A Disney amusement park at Disney’s California Adventure : Part ten of our Disney Groundbreakers Series.

California has a rich history of seaside amusement parks.  When Disney California Adventure was thought of as the replacement for the Westcot and DisneySea projects planned for Long Beach, CA, the idea was to explore the diverse sights of California.  Imagineer Tim Delaney was put in charge of a Disneyfied amusement park, eventually known as Paradise Pier.

Seaside parks traditionally featured a wooden roller coaster, a carousel, dark rides, and older rides.  Morgan Manufacturing built a beautiful sea animal carousel called King Triton’s Carousel of the Sea and rebuilt a long gone spinning ride, the Harry Traver Circle-Swing, called here the Golden Zephyr.  The dark ride initially didn’t make the cut, but the rest came to be as part of phase 1 of Paradise Pier. 

Mack Rides was contracted to provide a tamed version of their Wild Mouse roller coaster, removing a sharp airtime hill at the end and applying harder braking.  Originally called Mulholland Madness, it featured walls around two sides to dampen sound and various billboards recalling Los Angeles road and sights.  Zierer Rides delivered a classic Wave Swinger, placed high above the water on its platform, inside an orange structure.  It’s name?  Orange Stinger. 

Disney had discreetly signed an agreement with S&S Power, out of Logan, UT, to build a 200 feet triple thrill tower.  Composed of three Space Shot, which accelerates riders up the tower in two seconds.  Disney wanted higher capacity than the standard S&S tower, so each tower is wider to accommodate 16 riders.  Universal had previously done that at Islands of Adventure (Orlando, FL) with Dr. Doom Fearfall and the Stratosphere Tower with the Big Shot.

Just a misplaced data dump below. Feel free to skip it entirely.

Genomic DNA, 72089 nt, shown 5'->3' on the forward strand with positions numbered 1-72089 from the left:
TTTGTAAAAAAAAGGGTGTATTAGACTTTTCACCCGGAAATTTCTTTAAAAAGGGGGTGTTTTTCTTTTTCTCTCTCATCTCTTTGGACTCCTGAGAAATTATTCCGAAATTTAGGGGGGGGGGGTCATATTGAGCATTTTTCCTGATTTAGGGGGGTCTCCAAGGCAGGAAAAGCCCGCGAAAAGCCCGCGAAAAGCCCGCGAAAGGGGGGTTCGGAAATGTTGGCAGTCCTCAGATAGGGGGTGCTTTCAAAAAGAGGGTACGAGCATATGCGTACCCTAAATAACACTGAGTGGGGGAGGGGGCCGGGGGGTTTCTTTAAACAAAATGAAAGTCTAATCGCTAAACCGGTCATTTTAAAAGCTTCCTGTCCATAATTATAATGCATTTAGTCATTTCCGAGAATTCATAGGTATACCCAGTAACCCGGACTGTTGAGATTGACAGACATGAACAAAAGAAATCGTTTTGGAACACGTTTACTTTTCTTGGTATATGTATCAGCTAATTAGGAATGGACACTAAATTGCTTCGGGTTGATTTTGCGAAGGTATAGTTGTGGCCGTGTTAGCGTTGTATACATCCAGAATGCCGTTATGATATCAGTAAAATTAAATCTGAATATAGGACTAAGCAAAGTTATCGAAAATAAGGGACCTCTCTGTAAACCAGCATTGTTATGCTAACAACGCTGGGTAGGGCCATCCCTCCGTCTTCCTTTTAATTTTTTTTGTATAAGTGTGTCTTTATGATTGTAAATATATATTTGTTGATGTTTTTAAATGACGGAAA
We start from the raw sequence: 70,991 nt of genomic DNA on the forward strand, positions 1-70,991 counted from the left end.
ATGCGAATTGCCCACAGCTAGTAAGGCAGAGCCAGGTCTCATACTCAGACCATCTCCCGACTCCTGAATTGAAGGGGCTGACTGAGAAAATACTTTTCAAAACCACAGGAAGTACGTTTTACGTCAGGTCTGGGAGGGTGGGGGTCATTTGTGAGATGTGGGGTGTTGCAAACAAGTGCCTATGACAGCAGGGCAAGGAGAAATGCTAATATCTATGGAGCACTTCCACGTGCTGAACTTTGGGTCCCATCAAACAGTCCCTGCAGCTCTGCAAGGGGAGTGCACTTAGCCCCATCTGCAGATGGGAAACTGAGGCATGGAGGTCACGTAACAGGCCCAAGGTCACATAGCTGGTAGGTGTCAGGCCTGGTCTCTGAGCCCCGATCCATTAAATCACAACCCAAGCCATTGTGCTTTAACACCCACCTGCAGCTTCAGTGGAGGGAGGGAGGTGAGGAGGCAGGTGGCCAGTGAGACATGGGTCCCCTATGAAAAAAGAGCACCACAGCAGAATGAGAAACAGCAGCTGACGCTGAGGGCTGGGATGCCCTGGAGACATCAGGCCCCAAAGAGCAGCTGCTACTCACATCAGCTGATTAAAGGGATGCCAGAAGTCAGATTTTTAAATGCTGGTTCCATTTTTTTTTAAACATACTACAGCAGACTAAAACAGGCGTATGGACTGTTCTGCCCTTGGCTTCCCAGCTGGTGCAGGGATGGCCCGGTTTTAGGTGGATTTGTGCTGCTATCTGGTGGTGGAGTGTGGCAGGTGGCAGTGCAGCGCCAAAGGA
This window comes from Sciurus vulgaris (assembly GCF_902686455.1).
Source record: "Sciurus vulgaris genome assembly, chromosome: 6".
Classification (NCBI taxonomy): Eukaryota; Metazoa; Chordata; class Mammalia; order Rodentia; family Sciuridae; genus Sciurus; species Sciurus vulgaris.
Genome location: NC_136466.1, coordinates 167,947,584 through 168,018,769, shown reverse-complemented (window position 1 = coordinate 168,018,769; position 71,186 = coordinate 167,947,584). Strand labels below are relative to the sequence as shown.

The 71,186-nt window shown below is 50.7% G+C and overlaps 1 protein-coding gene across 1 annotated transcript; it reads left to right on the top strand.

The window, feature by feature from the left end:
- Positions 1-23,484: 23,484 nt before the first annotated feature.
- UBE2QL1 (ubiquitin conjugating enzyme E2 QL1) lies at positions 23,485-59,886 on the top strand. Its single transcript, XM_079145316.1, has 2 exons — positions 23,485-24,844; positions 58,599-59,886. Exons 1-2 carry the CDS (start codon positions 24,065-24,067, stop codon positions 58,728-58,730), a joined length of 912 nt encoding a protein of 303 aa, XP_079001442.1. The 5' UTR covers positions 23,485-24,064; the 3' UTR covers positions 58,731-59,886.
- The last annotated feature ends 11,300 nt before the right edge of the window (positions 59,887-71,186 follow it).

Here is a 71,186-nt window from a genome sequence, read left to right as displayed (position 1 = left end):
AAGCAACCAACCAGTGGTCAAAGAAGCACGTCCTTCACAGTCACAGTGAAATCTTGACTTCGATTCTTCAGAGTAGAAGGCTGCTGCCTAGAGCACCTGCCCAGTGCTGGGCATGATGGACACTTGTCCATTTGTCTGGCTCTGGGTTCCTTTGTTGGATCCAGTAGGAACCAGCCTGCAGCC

Intamin, who had worked with Disney on the Temple du Peril at Disneyland Paris, Maelstrom at Epcot, and many other projects were called to provide four attractions for Disney California Adventure.

The first of those attractions is the massive Grizzly River Run, the largest River Rapids attraction in the world at the time.  Part of the Grizzly Peak Recreational Area, which integrates the Grand Californian Hotel, Grizzly River Run used new eight passenger boats from Intamin.  The smaller boats allowed for a more intense attraction with improved rapid sections.  Two drops expanded on the Kali River Run attraction, which had opened in 1999 at Disney’s Animal Kingdom and included the first drop sequence on a river rapids attraction in the world.  That one used the standard 12 seat rafts. 

Over on Paradise Pier, the other attractions from Intamin were designed according to WDI specifications.  Jim Shull, an Imagineer, had a soft spot for tower attractions and the Jumpin’ Jellyfish reflects that.  Intamin sold massive 200-250 feet Parachute Towers to the following parks: for Six Flags (Six Flags Over Texas, Six Flags Over Georgia,  Six Flags St-Louis which was later relocated to Six Flags Great Adventure), Lotte World (Seoul, South Korea) and,  the Korakuen amusement park (Tokyo, Japan, now Tokyo Dome City).  A tower was sold to Kings Dominion (Doswell, VA) but never installed.   Knott’s Berry Farm, Expo 86 in Vancouver, BC, also features observation cabins on the same tower.  They also produced smaller towers for clients in Saudi Arabia and the UAE in 1987-1988.